Starting and running a business can be an exhilarating ride. Unfortunately, sometimes the best-laid plans can unravel, and you might need to close down the business. Just like starting a new enterprise, closing one down involves a series of steps you need to follow to successfully dissolve a business venture.
It should be noted that according to Reference for Business's Encyclopedia of Business, the majority of small business owners find success with their endeavors. A more common phenomena than an outright business failure, however, is a split between co-owners, what legal professionals refer to as a business divorce.
A business dissolution, not to be confused with business failure, does not necessarily include a financial loss for the owners, although that can be part of the process. While overwhelming debt, a lack of market appeal, or unsustainable growth can all be reasons for dissolving a business, people can also do so for personal reasons, such as retirement or a lack of passion.
"Legal professionals often refer to a co-owner split as a business divorce."
A business divorce can be a voluntary split. More often than not, though, the divorce is one-sided, and it can easily become messy, with fighting and lawsuits making things worse. Judges and lawyers use this euphemism to describe this process since it tends to resemble an actual matrimonial divorce due to partners spending so much time together and generally having entangled assets and pent-up anger.
Properly close the business
You will have to dissolve the business according to whatever established articles you have in place. If you're a sole proprietor, all you have to do is hang up the "closed" sign and lock the doors. General partnerships without a written partnership agreement can also be effortlessly dissolved by giving due notice to the partners in writing.
Dissolving a business is a tough choice, but sometimes it's necessary.
However, dissolving a business that has a written partnership agreement, such as in the case of an LLC or a corporation, will involve following whatever rules the articles of incorporation or partnership agreement delineate. Many of these agreements contain clauses or provisions that require a certain percentage or majority vote to proceed with the dissolution.
Since many businesses start off small and are either family run or built between friends with ample optimism and high hopes for their success, the owners generally do not anticipate the need to plan for an exit route. Either they forego adding dissolution language to their incorporation articles or they simply do not have any articles and instead formed the business with an oral agreement or handshake. If there are no upfront buyout options or exit routes, hiring an experienced business divorce lawyer gives the owners a distinct advantage in dissolving the enterprise.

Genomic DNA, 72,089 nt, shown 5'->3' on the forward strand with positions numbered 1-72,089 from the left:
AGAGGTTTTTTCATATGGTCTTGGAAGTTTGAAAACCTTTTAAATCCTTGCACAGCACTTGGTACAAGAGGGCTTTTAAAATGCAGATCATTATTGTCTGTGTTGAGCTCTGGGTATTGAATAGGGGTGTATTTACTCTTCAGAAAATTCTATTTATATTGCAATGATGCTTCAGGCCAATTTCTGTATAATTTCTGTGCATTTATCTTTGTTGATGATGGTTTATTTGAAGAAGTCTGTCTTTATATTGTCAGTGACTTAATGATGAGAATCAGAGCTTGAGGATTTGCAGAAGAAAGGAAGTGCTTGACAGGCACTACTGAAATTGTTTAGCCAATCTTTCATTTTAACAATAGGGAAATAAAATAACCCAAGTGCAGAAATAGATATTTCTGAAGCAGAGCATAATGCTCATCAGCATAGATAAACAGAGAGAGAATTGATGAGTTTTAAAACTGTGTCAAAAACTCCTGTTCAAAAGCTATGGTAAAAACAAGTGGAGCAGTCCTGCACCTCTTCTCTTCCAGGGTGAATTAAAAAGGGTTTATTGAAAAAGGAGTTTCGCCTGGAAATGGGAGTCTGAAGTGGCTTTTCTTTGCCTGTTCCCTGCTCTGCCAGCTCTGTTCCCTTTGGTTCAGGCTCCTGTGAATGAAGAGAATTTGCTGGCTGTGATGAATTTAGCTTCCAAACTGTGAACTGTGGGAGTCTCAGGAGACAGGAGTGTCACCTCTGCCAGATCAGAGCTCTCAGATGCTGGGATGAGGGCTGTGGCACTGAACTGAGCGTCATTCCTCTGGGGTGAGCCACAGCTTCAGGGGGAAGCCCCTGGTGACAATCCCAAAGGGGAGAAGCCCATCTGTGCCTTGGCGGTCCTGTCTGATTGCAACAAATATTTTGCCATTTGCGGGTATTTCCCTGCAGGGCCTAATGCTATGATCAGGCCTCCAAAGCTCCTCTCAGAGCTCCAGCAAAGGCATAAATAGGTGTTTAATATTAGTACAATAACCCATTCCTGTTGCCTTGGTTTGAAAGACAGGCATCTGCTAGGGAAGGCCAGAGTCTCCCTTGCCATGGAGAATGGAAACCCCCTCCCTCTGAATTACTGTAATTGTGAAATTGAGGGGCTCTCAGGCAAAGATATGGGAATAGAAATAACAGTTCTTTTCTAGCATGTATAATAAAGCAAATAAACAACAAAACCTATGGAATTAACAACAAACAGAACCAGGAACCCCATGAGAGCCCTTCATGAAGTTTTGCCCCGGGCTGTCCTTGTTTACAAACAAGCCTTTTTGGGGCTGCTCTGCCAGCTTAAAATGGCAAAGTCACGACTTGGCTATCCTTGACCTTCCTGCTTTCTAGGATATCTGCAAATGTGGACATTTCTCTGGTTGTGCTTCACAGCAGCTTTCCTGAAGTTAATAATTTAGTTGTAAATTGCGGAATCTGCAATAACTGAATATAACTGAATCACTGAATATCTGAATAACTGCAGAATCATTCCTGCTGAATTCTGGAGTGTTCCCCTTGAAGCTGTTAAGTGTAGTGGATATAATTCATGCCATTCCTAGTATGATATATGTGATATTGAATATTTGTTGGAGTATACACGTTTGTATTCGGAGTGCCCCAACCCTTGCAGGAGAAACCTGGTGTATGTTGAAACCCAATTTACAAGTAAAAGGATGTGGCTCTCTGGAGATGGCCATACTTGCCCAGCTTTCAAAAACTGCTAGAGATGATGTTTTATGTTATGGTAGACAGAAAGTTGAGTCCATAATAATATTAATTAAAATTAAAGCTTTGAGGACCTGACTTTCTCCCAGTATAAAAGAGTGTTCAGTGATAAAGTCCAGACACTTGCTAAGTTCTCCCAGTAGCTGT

Provide notice of the impending business closing
If you're dissolving a corporation or LLC, you will have to file paperwork to inform the state that your business is no longer in operation. Most states require the business to file paperwork with the secretary of state. For instance, the New York Department of State requires you to file a Certificate of Dissolution Form with their office.
By filing these forms with the state, it releases the business from any future tax liabilities and alerts creditors and vendors that the business is no longer able to incur any debts.
You will also have to notify essentially every entity you transact business with on a regular basis. This includes your suppliers, utility providers, banking or credit institutions, lenders, landlords, employees, and customers. While you should notify many of these entities as soon as possible, it might be wise to wait until the last possible moment to inform employees and customers of the closure. Telling employees too early can lead to panic and an early exodus, and customers may elect to cease payments on outstanding invoices if they think the business will not be around for much longer.
Resolve outstanding taxes and debts
Be sure to pay off any federal and state back taxes first and foremost. This includes any applicable employment-related taxes, income taxes, and sales taxes.
"Be sure to pay off your taxes before all other debts."
The Internal Revenue Service provides a useful guide containing the various tax forms you might need. Some state tax boards require the filing of a "clearance" or "consent to dissolution," which declares that the business is up to date on all tax filings. After finalizing the business's taxes, you will also need to resolve any outstanding debts with creditors and ensure the business does not hold any assets in arrears. If it doesn't look like the business will have enough funds to cover the amount of debts it has accrued, bankruptcy might be a better solution.
Who can help?
Based in Buffalo, New York, Lipsitz Green Scime Cambria is experienced in successfully guiding clients to prevent or minimize the loss of assets in the event of a business divorce. Whether you're engaged in a general partnership, limited partnership, corporation, or a limited liability company, the firm's business dissolution attorneys will work hard to protect the owners' interests and minimize losses if the business ends.
Lipsitz Green's business attorneys draft written agreements for clients at the onset of a business relationship, protect the interests of clients who feel they are on the verge of a business divorce, and fight for clients engaged in business dissolution litigation.
This article does not purport to give legal advice and is for informational purposes only.